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AIA has been better than expected – Director of Airports

AIA has been better than expected – Director of Airports


The Argyle International Airport (AIA) has brought a plethora of benefits to St Vincent and the Grenadines (SVG) and has uplifted the local aviation industry.

“Operations have been better than expected and while it has just been one year, it is absolutely clear that we have an opportunity here that would not have been possible without the Argyle International Airport,” said director of Airports Corsel Robertson.

Speaking at a rally at Johnson Hill, Argyle last Saturday, held to celebrate the AIA’s first anniversary, Robertson said the numerous improvements to the aviation landscape were not possible at the decommissioned ET Joshua Airport.

She said aircraft operations have been excellent, as none of the flights that have been cancelled at the AIA happened because of any issue or issues at the new airport.

“Any flights that have been cancelled here are for some other reason. At ET Joshua airport the interruptions would have been certain,” said Robertson.

She said that in the last three or four years, persons were unable to book a flight to or out of SVG in the months of July or August, but the AIA has changed that.

“…Another is getting to your destination on the day you planned…how many of you here journeyed to the airport with a plan to travel and had to come back two, three days later? How many of you were here on vacation and missed your connection to get back to the US or Canada on time? How many people here managed to miss an appointment to the embassy, doctor or meeting because the flight was cancelled, and you couldn’t get out? Argyle Airport brought an end to all of that,” said Robertson.

She noted also that before the AIA, persons sometimes slept at the Grantley Adams International Airport in Barbados or the Piarco International Airport in Trinidad, because the flight could not come to SVG because of strong winds. Another issue that travellers faced was missing luggage and personal effects, but according to Robertson, “that is over.”

Going further, Robertson said that with the AIA, there were many concerns about the wind, but the staff at the Meteorological Division has been paying close attention to wind speed and direction and air traffic controllers have been monitoring aircraft performance during high winds to see if anything looks strange during take-offs and landings.

“…the past two or so weeks has been a great test of this performance,” said Robertson, noting that records show that wind speeds have been averaging 16 to 20 knots over sustained periods with gusts up to 30 knots.

“In flight take-off aircraft performance has improved in some cases and the climb out is faster and better than when the wind is low,” revealed Robertson, who added that members of the staff at aviation services are still revelling in the benefit of Argyle over ET Joshua.

Other benefits include, a larger parking apron, a runway double the length of ET Joshua, an end to late night extensions due to daytime cancellations, an end to dangerous tailwind take-offs, being able to land and take off in any direction and no special authorization for night operation.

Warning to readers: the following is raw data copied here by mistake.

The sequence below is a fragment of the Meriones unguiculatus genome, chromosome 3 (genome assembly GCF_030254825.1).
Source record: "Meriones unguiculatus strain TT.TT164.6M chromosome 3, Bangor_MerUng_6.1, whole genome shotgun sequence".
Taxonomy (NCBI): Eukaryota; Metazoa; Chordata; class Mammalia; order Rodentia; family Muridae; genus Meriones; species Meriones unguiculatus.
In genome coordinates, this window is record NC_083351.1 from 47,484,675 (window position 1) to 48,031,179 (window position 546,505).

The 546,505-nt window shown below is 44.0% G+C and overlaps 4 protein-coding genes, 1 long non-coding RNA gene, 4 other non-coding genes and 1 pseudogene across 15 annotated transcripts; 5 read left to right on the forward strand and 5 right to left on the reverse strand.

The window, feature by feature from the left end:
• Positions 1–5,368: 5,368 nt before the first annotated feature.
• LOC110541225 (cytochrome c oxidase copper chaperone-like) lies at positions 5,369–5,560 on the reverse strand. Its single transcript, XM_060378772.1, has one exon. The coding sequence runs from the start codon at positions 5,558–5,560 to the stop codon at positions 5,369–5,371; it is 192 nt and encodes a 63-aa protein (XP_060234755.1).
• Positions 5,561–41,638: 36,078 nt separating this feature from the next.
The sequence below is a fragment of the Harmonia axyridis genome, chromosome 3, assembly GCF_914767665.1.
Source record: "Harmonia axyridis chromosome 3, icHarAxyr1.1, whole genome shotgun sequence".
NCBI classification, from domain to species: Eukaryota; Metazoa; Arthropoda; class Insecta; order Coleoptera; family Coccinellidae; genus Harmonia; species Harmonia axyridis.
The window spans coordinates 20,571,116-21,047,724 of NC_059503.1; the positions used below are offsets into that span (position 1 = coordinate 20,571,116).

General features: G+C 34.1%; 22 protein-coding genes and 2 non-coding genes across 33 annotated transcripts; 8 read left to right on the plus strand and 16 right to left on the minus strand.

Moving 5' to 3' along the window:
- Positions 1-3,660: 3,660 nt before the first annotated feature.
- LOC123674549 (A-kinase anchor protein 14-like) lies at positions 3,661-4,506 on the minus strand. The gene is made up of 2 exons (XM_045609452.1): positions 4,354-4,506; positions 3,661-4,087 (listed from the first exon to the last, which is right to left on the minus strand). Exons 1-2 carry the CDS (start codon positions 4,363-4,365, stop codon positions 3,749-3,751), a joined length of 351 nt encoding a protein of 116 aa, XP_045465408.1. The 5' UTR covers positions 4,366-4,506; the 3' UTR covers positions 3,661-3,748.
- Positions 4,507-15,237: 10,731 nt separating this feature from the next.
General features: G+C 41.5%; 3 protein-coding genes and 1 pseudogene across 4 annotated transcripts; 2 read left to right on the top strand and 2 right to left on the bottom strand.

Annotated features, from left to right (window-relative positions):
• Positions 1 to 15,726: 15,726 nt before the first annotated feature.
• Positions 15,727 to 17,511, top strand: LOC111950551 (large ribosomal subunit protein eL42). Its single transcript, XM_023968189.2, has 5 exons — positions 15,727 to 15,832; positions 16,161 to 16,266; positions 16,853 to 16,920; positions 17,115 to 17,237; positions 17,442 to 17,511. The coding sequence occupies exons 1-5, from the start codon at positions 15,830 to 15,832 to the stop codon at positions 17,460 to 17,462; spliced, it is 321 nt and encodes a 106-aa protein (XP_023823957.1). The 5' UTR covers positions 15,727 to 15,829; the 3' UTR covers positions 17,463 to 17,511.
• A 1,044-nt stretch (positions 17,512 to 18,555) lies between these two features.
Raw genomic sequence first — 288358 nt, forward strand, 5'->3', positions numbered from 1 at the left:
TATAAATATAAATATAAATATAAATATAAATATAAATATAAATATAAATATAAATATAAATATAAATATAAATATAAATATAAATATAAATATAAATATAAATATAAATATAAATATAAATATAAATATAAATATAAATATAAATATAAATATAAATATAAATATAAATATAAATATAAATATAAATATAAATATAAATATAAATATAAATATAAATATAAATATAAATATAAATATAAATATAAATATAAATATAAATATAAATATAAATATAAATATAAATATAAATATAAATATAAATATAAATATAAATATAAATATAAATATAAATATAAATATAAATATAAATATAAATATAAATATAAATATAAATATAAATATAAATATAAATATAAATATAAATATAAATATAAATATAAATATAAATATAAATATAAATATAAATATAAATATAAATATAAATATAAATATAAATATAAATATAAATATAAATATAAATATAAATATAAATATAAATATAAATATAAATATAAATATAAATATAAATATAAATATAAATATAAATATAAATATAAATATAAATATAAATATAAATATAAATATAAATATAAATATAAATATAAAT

“These benefits were but a dream at ET Joshua and I believe that each air traffic controller that is listening would recall a moment when we were at ET Joshua and an aircraft is taking off that you held your breath, as you imagine it trimming the grass at the end of the runway before it lifted off because of that tailwind. Argyle airport is safer than ET Joshua,” stressed Robertson.

She noted that these improvements are reflected in the flight statistics and persons can see this as, during the month of December and January 2018, the AIA revelled in the return of the private jets that for many years went to other countries because they could not come into ET Joshua.

She said that another look at flight statistics revealed that prior to the opening of the AIA, the trend at ET Joshua was a downward, in that they were losing traffic, a reduction in flights year by year, up until 2016.

“As the international requirements for aviation increased, we fell further and further behind in our compliance, due to our natural physical challenges; these were the river, the sea and the hills on three sides, but at Argyle, in 2017, this has changed,” said Robertson.

Robertson said records show that in 2016, compared to 2017, 2017 had a 6.5 per cent increase in airport operations on mainland St Vincent.

She noted also that between February 2016 to January 2017, compared to February 2017 to January 2018, it was discovered that the increase in flights is 7.8 per cent. She noted also that there is an increase in passenger movement.

Describing the AIA’s first anniversary as an important milestone in the country’s history, Robertson said we have come a long way since 1943 when airport operations started with the establishment of an airfield at Diamond, then a move to Villa, followed by a move to Arnos Vale.

“ET Joshua Airport served its purpose and remained as the main port of entry for over 55 years, but after two decades of those 55 years, it was quite apparent that its limitations would be detrimental to our economic development.

“In the early 1980s an idea was born; we recognized that we needed a new airport, but the questions were, where would we put it and how would we fund it?” recalled Robertson, who opined that no one wanted to take on the challenge, as it was felt that it would cost too much, and it was impossible to build a new airport.

“…But our God who has seen the suffering of our people and who feels our pain made the impossible possible. He sent us someone courageous, with vision and strength to take on the challenge and the rest is history,” said the director of Airports.(LC)